The skill sets of folks available for implementation also should affect the choice. I recently worked at a company with a large number of perl applications that were integral to the company working for them. But they are slowly replacing all of them, because most of the folks working there don’t know perl. And it’s not just the skill set of the existing workers, but also the pool of available talent. I’ve heard great things about Lisp and how efficient Lisp programmers can be, but I’d never implement a business function in Lisp, because it’d be very hard to find someone else to maintain it.

The existing environment is a related influence. If everything in your organization is Windows, then a unix solution, no matter how elegant it may be to one particular problem, is going to be a poor choice. If all your previous applications were written in perl, your first java application is probably going to use perlish data structures and program flow, and is probably going to be a poor java program. I know my first server side java fell into this pit.

Time is also a factor, in a couple of different senses. How quickly are you trying to churn this code out? Do you have time to do some research into existing solutions and best practices, or to build a prototype and then throw it away? If not, then you should probably use a tool/solution that you’re familiar with, even if it’s not the best solution. Some tools add to productivity and some languages are made for quick prototyping (perl!). How long will the code be around? The answer to that is almost always ‘longer than you think,’ although in some of the projects I worked on, it was ‘only as long as the dot com boom lasts.’ You need to think about the supportability of the platform. I’m working with a Paradox client server application right now. As much as I dislike the MS monopoly, I wish it were Access, because there’s simply more information out there about Access.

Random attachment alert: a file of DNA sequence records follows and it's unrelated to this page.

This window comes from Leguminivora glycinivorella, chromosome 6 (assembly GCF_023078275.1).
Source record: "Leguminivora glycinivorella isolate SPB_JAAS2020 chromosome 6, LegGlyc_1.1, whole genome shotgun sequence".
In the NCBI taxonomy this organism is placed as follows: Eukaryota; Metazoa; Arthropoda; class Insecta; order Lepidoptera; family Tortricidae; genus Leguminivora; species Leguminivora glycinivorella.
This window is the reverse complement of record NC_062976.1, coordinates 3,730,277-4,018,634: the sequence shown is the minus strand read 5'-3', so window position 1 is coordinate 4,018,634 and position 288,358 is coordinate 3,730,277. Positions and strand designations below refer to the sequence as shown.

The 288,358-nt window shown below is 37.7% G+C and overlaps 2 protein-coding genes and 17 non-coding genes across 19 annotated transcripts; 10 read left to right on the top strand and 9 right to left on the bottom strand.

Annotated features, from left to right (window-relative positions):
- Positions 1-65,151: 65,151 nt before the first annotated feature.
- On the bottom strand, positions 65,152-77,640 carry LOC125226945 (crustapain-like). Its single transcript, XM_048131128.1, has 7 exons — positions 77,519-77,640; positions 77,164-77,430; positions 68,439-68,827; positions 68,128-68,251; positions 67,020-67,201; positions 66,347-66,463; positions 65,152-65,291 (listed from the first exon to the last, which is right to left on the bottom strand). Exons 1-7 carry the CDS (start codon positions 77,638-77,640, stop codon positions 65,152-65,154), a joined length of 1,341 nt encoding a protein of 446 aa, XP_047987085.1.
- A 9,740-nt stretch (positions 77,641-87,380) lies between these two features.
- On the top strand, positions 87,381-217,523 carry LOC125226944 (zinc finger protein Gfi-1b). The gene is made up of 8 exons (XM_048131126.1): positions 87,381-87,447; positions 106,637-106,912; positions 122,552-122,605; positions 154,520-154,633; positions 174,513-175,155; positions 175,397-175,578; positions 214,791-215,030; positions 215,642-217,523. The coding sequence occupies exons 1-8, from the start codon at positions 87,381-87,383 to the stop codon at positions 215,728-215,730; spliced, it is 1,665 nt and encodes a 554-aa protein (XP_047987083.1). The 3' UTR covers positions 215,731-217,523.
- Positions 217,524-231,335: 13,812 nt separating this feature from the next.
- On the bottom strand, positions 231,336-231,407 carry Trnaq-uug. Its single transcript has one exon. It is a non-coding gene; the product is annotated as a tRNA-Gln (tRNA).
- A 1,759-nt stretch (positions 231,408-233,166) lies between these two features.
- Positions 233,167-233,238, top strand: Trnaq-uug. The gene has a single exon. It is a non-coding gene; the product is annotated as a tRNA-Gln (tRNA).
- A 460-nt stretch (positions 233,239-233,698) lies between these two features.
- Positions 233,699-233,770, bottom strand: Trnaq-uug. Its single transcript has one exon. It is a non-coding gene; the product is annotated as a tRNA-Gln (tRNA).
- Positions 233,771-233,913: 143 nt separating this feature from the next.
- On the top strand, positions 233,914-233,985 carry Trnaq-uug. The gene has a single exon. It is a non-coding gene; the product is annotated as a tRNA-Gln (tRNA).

There are many factors to consider when you choose a technology, and the best way to choose is not obviously clear, at least to me. Every single consideration outlined above could be crucial to a given project. Or it might be a no brainer. You can’t really know if you’ve chosen the correct technology until you’ve built the project out, and then, unless you have a forgiving boss or client, it’s probably to late to correct the worst of the mistakes. No wonder so many software projects fail.